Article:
Nearly eight months into Gov. David Ige’s tenure, it’s clear that the low-key technocrat’s deliberative, slow-to-judgment approach is serving Hawaii well in most cases.
Ige has faced down multiple issues that might have tempted a leader with a different personal style to pander to passionate advocates or wade unadvisedly into murky waters. Instead, he has resisted the sort of reactionary, polarizing grandstanding for which too many other governor’s offices are known elsewhere.
On balance thus far, we like what we see.
Gov. David Ige discussed his priorities and challenges in leading the Aloha State at a Civil Beat Editorial Board meeting earlier this year.
Cory Lum/Civil Beat
Perhaps the best example of the Ige approach is his leadership on the Thirty Meter Telescope controversy, which has inflamed much of the Native Hawaiian community and drawn international media attention and scrutiny since March. As the situation threatened to boil over on the summit of Mauna Kea in early April, he called for a work stoppage to allow for dialogue with stakeholders on all sides of the issue.
It was initially thought that the “timeout” would only last a few days. But weeks passed, and observers grew antsy — including the New York Times, which in early May blasted him in a Sunday editorial as “far too withdrawn” on the matter.
But when Ige finally announced his position 50 days into the stoppage, it was well informed, nuanced and surprisingly personal, including both important changes in how Mauna Kea will be managed in the future and unequivocal support for the completion of TMT. In short, a balanced compromise that got it just right.
While matters are not yet resolved on the mountaintop, Ige’s leadership has reduced tensions considerably and focused most responsible parties on a practical way forward.
Ige demonstrated similar thoughtfulness in March, when he stepped in to cancel a $14 million contract to build a new financial accounting system for the state Department of Transportation and an $11 million effort intended to replace budgeting, payroll, grant management and attendance IT systems.
In each instance, he halted longstanding projects that were spiraling out of budgetary control rather than throwing good money after bad in vain efforts to force solutions.
With both projects, Ige was critical of what he called the state’s over-reliance on consultants and vendors, and took steps to salvage work that can be of benefit to Hawaii going forward.
Even in Ige’s most notable misstep, his failed nomination of developer lobbyist Carleton Ching to lead the state Department of Land and Natural Resources, he forwarded respected environmental lawyer Suzanne Case in a clear nod to the most resonant criticisms of the Ching nomination and saw her confirmed without incident in a unanimous vote. Notably absent was any protracted defense of Ching or belabored insistence that he was right and the critics were all wrong.
Ige has faced down multiple issues that might have tempted a leader with a different personal style to pander to passionate advocates or wade unadvisedly into murky waters.
On other potentially divisive issues — approval of medical marijuana dispensaries, for instance, or rejection of a flawed sex-trafficking bill — Ige has deftly navigated rocky terrain, mostly by keeping his head down and doing his job. On more complex matters that require consultation with numerous stakeholders and development of thoughtful plans, Ige follows the TMT blueprint, keeping his counsel until he is fully prepared to act.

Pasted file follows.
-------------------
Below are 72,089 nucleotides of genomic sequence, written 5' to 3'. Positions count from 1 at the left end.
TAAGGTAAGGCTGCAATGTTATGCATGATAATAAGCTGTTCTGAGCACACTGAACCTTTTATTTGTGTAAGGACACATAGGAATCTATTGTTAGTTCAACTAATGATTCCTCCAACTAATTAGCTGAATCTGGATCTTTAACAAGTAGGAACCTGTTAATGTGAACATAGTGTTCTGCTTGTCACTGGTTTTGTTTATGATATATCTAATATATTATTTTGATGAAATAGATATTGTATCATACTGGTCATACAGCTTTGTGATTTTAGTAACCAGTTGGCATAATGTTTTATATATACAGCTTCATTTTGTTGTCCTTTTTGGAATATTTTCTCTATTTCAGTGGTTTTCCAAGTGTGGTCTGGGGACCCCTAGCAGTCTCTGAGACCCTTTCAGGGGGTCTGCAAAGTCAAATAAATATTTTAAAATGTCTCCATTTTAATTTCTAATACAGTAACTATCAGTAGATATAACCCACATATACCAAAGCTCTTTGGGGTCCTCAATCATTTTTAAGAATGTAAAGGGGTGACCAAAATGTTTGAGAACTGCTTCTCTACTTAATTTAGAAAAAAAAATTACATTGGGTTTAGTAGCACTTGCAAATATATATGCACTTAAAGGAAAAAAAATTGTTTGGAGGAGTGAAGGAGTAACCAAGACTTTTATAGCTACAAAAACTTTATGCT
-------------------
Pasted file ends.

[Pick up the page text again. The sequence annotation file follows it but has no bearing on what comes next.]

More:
Such is the case now with the growing homeless encampment in Kakaako — a squalid, squatter village created by the City of Honolulu’s feckless sit-lie bans and sweeps designed to push the homeless out of the tourism industry’s collective Kodak moments.
Grumbling is growing in some quarters over the governor’s lack of response. But the Kakaako dilemma is a complicated one, made so by the city’s failure to come up with temporary shelter before hastily embarking on its new policies. What’s more, it’s part of a larger homeless crisis that has been growing for years, despite efforts by the city and state to address it.
We don’t begrudge the governor a bit more time, then, to create a meaningful plan that has a chance to work, as he told the Hawaii Publishers Association last week that he is doing, rather than simply delivering something, anything quickly. While Civil Beat has been among the voices criticizing a lack of urgency on homelessness and affordable housing, we also recognize what a failure the city’s sit-lie quick fixes have been and have no appetite for more government “solutions” whose details and contingencies haven’t been adequately thought through.
If there is an abiding complaint to be made with Hawaii’s CEO, it’s one that he himself raised during a Civil Beat Editorial Board visit in April, in which he acknowledged he’s “not the most eloquent communicator.” As we said then, there are many who need to hear more from the governor — a lot more — for him to be able to put his wisdom, experience, ideas and temperament to best use.
That still holds true. The public doesn’t always need to hear a finished answer on any given challenge, but letting us know that a solution is in process and providing an idea of a time frame helps lower anxieties. Ige could build confidence in the work of state government with more open-ended press conferences, progress reports and publicly accessible dialogues on the various challenges facing our state.
As Ige has said, he’d rather be “doing than communicating” — “That’s the engineer in me.”
But to be the most effective leader he can be, he’ll have to learn to be skilled at both.
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